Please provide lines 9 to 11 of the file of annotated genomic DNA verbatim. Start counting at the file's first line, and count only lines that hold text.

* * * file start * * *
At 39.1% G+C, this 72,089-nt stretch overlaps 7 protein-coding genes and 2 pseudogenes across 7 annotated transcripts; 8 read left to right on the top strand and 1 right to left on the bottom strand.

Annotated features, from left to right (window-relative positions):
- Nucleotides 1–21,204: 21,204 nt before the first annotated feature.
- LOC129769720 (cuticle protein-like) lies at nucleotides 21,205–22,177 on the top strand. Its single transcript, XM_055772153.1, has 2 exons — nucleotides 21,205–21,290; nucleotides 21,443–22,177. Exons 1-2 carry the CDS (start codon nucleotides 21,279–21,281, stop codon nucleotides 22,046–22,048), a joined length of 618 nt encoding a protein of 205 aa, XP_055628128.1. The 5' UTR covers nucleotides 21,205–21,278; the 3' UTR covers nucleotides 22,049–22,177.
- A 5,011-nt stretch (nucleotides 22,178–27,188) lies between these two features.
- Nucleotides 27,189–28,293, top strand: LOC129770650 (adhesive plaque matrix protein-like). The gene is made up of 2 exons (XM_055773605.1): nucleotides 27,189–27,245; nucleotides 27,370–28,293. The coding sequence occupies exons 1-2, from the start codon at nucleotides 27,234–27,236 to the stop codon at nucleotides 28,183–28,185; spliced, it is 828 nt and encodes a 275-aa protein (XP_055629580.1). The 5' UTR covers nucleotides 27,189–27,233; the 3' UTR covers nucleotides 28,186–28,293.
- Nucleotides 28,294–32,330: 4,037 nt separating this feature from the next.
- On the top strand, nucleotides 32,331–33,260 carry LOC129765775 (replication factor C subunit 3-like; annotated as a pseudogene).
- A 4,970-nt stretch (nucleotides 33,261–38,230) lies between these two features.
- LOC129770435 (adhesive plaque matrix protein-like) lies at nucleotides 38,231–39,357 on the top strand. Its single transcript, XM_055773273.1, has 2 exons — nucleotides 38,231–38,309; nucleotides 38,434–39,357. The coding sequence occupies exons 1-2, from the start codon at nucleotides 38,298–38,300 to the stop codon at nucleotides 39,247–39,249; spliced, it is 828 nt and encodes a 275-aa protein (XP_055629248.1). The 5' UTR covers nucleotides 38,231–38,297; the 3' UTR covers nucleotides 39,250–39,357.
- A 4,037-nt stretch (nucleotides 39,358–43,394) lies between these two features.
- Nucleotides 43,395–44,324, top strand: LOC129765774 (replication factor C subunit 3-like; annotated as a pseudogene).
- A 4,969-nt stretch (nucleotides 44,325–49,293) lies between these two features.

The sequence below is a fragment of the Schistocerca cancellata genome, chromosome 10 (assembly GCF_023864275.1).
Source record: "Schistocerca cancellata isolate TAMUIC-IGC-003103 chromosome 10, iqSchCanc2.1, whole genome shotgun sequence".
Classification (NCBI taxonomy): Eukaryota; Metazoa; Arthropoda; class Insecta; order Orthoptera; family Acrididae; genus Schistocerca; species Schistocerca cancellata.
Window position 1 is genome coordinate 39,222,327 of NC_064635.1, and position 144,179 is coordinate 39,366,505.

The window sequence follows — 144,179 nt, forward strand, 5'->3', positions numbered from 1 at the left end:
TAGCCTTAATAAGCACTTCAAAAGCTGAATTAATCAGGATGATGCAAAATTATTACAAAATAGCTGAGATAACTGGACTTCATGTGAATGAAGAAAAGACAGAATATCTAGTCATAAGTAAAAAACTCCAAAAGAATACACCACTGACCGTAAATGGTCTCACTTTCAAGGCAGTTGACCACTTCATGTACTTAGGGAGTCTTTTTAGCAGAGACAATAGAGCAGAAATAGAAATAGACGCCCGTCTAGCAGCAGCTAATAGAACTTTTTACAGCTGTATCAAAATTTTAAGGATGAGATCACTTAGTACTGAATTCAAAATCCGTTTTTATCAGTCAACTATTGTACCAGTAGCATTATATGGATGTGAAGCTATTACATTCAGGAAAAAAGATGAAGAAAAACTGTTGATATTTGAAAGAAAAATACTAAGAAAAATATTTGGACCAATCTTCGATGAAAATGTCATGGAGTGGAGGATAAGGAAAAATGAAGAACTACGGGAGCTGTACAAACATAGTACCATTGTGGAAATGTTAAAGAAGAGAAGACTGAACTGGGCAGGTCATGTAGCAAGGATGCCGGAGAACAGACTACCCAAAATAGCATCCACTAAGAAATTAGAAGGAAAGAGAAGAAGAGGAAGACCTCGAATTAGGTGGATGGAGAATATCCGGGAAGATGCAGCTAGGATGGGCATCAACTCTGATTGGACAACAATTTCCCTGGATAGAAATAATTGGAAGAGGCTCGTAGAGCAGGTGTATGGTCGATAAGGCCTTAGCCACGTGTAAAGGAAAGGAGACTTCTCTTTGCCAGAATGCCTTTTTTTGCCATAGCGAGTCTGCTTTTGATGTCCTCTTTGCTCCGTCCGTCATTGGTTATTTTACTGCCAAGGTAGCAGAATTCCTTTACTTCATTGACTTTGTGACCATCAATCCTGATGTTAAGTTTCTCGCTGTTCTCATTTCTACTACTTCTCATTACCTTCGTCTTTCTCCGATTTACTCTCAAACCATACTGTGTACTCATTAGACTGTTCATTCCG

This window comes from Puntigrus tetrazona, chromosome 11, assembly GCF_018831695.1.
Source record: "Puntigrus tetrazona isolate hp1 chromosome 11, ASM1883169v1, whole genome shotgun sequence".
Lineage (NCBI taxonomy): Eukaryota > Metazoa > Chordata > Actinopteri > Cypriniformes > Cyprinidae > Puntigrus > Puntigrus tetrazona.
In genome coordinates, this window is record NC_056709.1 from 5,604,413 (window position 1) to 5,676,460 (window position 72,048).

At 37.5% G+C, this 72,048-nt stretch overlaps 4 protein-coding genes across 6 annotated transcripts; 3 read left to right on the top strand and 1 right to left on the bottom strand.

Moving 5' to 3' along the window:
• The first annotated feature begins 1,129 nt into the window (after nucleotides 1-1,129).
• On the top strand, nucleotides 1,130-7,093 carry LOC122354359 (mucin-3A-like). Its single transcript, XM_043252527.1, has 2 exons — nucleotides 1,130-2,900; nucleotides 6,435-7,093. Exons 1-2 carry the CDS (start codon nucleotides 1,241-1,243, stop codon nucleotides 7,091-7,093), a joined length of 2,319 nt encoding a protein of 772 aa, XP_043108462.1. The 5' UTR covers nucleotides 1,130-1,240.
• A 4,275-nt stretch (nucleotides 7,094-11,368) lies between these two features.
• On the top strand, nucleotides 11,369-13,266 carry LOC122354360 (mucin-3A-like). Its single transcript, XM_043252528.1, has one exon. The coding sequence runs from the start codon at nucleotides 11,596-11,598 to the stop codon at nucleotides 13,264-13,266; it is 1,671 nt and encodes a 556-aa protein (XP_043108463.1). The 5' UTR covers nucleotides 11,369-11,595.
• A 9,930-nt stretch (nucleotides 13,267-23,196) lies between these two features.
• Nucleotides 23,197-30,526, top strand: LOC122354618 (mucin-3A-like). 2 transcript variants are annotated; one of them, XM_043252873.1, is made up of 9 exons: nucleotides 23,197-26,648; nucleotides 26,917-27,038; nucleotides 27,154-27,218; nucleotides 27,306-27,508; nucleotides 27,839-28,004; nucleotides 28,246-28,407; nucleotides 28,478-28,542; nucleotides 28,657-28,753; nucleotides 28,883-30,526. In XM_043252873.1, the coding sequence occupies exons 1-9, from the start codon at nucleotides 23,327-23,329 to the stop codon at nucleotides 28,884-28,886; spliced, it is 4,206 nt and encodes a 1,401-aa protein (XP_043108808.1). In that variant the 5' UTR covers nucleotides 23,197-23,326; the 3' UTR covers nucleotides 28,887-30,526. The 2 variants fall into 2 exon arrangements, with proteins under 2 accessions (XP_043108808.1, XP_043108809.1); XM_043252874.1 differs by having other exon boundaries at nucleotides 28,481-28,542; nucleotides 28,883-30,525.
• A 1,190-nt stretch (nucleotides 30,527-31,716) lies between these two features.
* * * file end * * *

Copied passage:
- A 4,970-nt stretch (nucleotides 33,261–38,230) lies between these two features.
- LOC129770435 (adhesive plaque matrix protein-like) lies at nucleotides 38,231–39,357 on the top strand. Its single transcript, XM_055773273.1, has 2 exons — nucleotides 38,231–38,309; nucleotides 38,434–39,357. The coding sequence occupies exons 1-2, from the start codon at nucleotides 38,298–38,300 to the stop codon at nucleotides 39,247–39,249; spliced, it is 828 nt and encodes a 275-aa protein (XP_055629248.1). The 5' UTR covers nucleotides 38,231–38,297; the 3' UTR covers nucleotides 39,250–39,357.
- A 4,037-nt stretch (nucleotides 39,358–43,394) lies between these two features.